Hello Everyone – Popsike Sparks from Denmark Street 1968-70

Wednesday, 12 March 2014, 19:45 | Category : Reviews
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Grapefruit Records

By Jason Barnard

The new Grapefruit Records compilation ‘Hello Everyone: Popsike Sparks from Denmark Street 1968-70’ collates records released on the cult British label Spark. Although capturing fairly obscure releases for just a few short years it’s bursting at the seams with was is now known as pop-psych. 


I don’t like this era just for the lysergic lyrics, experimentation and the gorgeous sound. Well that’s good enough on its own. Indeed Spark was set up as the new recording arm of Southern Music the tracks frequently used the same musicians in the Denmark Street building ensuring a unity of sound throughout its 27 tracks. 

However ultimately it’s the songs – strong melodies, hooks and a pop sensibility. This collection has that in abundance. It’s not progressive nor particularly groundbreaking, but just marvel how incredibly there’s barely a hit to be had, despite the quality. Typical of this is the ridiculously rare Sir Ching I’s ‘Hello Everyone’ that kicks off the CD with its insistent beat and mellotron backing played by Barry Kingston, the single’s producer and co-writer.

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Those familiar with the Electric Lemonade Acid Test sets, long out of print, will know many of these tracks but this new Spark anthology ensures each track is presented in this best sound quality possible in one place with comprehensive sleeve notes. If you are already acquainted to Spark then tracks like Timothy Blue ‘Room At The Top of the Stairs’ and A New Generation’s  ‘Sadie And Her Magic Mr. Galahad’ will already be seen as classics.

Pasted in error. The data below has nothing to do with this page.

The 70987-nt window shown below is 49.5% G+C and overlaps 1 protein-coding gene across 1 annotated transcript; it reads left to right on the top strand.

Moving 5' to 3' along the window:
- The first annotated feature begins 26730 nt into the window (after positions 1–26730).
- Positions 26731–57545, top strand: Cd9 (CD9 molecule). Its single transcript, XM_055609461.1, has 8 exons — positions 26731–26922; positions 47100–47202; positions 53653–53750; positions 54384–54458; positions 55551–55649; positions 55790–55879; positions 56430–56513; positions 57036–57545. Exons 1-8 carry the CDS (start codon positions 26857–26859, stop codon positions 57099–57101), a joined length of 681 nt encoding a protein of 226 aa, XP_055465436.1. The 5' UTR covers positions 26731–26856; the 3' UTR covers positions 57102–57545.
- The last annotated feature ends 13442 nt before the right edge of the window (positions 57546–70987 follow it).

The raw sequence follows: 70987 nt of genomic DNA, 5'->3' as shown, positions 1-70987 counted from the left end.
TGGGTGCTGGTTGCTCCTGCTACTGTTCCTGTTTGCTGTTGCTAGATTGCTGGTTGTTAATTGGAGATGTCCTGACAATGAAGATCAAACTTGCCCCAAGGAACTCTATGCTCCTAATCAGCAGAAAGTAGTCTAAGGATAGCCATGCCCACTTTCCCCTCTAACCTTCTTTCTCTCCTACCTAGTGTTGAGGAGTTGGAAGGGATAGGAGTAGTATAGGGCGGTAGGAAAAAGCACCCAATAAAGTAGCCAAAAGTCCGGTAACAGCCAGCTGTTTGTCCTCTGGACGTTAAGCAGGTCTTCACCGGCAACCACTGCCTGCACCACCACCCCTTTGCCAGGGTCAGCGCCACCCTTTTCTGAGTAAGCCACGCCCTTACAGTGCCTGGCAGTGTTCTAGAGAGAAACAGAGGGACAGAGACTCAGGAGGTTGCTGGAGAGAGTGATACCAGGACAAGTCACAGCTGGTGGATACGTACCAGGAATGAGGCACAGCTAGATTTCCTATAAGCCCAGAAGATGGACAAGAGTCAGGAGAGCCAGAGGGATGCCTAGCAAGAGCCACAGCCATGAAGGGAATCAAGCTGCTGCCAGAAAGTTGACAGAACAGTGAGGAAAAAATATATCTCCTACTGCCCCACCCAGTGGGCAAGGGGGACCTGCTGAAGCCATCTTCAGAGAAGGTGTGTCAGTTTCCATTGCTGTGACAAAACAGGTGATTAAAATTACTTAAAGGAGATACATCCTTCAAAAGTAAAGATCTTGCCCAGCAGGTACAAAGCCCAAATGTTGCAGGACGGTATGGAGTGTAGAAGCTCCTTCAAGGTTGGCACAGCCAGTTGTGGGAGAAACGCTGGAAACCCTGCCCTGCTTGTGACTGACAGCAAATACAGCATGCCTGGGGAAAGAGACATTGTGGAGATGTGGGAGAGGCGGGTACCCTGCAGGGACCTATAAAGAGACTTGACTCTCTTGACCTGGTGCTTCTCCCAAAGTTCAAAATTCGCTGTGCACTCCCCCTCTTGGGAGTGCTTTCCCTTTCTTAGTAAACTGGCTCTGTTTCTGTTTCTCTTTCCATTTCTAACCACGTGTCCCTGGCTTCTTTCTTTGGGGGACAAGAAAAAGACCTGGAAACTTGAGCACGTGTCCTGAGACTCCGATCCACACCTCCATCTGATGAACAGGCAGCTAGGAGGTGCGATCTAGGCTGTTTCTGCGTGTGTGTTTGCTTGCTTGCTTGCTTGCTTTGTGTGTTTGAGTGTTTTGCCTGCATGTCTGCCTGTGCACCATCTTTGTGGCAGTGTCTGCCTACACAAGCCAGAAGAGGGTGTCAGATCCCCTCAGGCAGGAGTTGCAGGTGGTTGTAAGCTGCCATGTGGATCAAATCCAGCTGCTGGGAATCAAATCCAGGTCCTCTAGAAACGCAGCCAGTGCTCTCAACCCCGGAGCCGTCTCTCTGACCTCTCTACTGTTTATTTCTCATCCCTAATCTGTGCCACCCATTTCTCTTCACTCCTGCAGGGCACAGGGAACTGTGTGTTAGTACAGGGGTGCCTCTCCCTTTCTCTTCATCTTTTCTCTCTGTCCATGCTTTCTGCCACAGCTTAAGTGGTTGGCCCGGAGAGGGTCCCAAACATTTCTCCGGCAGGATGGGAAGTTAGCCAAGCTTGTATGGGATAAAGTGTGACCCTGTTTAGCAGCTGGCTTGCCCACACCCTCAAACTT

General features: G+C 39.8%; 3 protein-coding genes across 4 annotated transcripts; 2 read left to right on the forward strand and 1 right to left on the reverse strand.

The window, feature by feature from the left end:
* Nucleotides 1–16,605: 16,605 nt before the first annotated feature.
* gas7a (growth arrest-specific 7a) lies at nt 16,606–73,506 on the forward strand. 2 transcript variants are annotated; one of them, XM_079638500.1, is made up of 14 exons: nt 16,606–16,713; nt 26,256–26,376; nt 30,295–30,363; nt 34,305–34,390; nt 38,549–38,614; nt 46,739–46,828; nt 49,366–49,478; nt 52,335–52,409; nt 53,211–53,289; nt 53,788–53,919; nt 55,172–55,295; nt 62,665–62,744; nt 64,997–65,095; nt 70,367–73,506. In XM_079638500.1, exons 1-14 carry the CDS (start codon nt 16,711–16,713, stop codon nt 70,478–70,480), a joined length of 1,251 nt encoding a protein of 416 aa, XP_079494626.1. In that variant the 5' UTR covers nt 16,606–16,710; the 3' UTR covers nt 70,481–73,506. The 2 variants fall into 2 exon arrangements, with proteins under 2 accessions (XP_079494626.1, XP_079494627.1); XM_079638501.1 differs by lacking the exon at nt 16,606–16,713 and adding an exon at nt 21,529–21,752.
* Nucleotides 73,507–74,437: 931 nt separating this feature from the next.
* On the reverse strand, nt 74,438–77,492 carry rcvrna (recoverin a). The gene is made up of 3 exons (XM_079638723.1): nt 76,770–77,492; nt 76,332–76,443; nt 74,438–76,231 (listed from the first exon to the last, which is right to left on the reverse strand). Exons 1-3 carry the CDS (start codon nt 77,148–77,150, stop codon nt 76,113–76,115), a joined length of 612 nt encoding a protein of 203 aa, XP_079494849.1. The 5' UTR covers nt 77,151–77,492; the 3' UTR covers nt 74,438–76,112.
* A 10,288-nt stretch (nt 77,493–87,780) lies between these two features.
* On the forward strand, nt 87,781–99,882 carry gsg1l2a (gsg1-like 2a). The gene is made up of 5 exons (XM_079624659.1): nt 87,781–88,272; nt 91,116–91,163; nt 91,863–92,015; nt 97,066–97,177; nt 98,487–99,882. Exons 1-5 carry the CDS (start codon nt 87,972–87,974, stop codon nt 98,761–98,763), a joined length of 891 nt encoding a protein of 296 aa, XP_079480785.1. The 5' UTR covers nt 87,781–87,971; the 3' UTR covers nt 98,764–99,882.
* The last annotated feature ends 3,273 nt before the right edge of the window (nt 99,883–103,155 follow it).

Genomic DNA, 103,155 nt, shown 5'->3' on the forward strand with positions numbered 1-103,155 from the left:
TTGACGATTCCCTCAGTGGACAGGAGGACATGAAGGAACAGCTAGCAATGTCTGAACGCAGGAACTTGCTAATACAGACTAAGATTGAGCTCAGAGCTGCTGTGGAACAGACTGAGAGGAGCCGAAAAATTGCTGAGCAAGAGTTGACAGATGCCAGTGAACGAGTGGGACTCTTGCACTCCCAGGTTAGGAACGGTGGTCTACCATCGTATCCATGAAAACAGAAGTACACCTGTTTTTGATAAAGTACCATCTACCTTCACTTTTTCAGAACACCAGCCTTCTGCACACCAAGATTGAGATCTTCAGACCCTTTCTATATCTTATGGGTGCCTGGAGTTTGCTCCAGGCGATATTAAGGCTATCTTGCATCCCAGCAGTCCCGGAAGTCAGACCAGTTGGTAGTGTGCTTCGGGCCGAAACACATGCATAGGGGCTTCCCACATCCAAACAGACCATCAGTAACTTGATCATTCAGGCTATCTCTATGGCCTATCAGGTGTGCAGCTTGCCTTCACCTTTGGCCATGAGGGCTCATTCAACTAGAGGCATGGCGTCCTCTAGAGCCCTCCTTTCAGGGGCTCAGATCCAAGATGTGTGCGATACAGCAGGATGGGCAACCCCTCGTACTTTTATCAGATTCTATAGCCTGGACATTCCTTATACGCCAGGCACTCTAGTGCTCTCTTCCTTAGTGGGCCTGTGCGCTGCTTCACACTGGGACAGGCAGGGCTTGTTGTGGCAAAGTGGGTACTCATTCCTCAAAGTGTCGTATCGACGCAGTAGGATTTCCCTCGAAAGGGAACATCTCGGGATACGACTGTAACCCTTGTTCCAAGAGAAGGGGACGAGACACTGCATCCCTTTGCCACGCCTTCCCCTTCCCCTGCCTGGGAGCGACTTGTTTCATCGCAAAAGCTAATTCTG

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Other gems include Val McKenna’s ‘House For Sale’ with its  sumptuous baroque backing tied to soulful vocals. John Carter and John Alquist’s gentle 68 release ‘Midsummer Dreaming’ echoes much of The Flowerpot Men sound that John has such such success the year previous.

Wanna hear Eartha Kit psychedelicise Donovan? Of course you do! Her versions of ‘Wear Your Love Like Heaven’ and ‘Hurdy Gurdy Men’ are worth the admission alone.

Ultimately there’s far too much to capture here in just one post. However if you want little known Sorrows side projects (The Eggy), short-lived pseudonyms (Just William) tied to magnificent pop-psych, and much, much, more this is an essential purchase.


One Comment for “Hello Everyone – Popsike Sparks from Denmark Street 1968-70”

  1. 1Zandra

    Way cool! Some very valid points! I appreciate you writing this post and also the rest of the site is also very good.

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